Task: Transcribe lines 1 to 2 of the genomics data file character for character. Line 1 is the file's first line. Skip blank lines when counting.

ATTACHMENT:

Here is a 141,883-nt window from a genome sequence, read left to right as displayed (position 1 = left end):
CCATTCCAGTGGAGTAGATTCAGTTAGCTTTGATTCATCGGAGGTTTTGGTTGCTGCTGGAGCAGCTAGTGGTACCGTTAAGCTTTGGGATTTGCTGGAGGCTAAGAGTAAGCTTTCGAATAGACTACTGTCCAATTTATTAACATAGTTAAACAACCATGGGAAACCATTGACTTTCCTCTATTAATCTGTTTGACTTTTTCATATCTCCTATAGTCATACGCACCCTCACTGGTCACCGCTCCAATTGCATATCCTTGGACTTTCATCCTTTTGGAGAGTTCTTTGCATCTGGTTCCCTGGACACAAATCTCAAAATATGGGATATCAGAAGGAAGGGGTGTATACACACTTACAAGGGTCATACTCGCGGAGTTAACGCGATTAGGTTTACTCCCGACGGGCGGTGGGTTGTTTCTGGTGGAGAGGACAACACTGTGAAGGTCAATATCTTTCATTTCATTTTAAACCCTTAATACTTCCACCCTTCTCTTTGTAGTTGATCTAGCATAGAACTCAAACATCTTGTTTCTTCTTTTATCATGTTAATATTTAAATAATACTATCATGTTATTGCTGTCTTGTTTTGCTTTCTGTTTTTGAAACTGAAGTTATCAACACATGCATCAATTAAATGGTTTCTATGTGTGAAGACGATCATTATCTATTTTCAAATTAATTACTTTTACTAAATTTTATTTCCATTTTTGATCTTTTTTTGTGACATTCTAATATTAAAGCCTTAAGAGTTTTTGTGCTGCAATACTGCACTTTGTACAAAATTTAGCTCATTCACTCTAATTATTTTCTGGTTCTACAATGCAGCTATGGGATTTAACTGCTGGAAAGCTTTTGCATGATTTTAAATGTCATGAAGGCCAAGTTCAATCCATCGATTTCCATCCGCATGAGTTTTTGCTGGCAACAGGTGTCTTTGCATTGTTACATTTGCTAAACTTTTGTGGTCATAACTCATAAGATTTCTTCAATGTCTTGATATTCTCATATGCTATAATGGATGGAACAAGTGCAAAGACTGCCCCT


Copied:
Here is a 141,883-nt window from a genome sequence, read left to right as displayed (position 1 = left end):
CCATTCCAGTGGAGTAGATTCAGTTAGCTTTGATTCATCGGAGGTTTTGGTTGCTGCTGGAGCAGCTAGTGGTACCGTTAAGCTTTGGGATTTGCTGGAGGCTAAGAGTAAGCTTTCGAATAGACTACTGTCCAATTTATTAACATAGTTAAACAACCATGGGAAACCATTGACTTTCCTCTATTAATCTGTTTGACTTTTTCATATCTCCTATAGTCATACGCACCCTCACTGGTCACCGCTCCAATTGCATATCCTTGGACTTTCATCCTTTTGGAGAGTTCTTTGCATCTGGTTCCCTGGACACAAATCTCAAAATATGGGATATCAGAAGGAAGGGGTGTATACACACTTACAAGGGTCATACTCGCGGAGTTAACGCGATTAGGTTTACTCCCGACGGGCGGTGGGTTGTTTCTGGTGGAGAGGACAACACTGTGAAGGTCAATATCTTTCATTTCATTTTAAACCCTTAATACTTCCACCCTTCTCTTTGTAGTTGATCTAGCATAGAACTCAAACATCTTGTTTCTTCTTTTATCATGTTAATATTTAAATAATACTATCATGTTATTGCTGTCTTGTTTTGCTTTCTGTTTTTGAAACTGAAGTTATCAACACATGCATCAATTAAATGGTTTCTATGTGTGAAGACGATCATTATCTATTTTCAAATTAATTACTTTTACTAAATTTTATTTCCATTTTTGATCTTTTTTTGTGACATTCTAATATTAAAGCCTTAAGAGTTTTTGTGCTGCAATACTGCACTTTGTACAAAATTTAGCTCATTCACTCTAATTATTTTCTGGTTCTACAATGCAGCTATGGGATTTAACTGCTGGAAAGCTTTTGCATGATTTTAAATGTCATGAAGGCCAAGTTCAATCCATCGATTTCCATCCGCATGAGTTTTTGCTGGCAACAGGTGTCTTTGCATTGTTACATTTGCTAAACTTTTGTGGTCATAACTCATAAGATTTCTTCAATGTCTTGATATTCTCATATGCTATAATGGATGGAACAAGTGCAAAGACTGCCCCT